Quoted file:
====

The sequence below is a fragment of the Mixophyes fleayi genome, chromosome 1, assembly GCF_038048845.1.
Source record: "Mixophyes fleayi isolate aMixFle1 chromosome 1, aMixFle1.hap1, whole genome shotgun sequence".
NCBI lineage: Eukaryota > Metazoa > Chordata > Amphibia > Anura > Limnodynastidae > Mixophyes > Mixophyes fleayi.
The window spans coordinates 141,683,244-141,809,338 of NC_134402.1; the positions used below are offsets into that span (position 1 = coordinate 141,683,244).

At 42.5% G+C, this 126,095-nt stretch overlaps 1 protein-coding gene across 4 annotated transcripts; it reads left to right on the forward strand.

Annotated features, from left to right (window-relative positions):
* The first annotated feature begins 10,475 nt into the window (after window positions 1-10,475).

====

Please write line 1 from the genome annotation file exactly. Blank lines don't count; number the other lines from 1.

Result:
The sequence below is a fragment of the Mixophyes fleayi genome, chromosome 1, assembly GCF_038048845.1.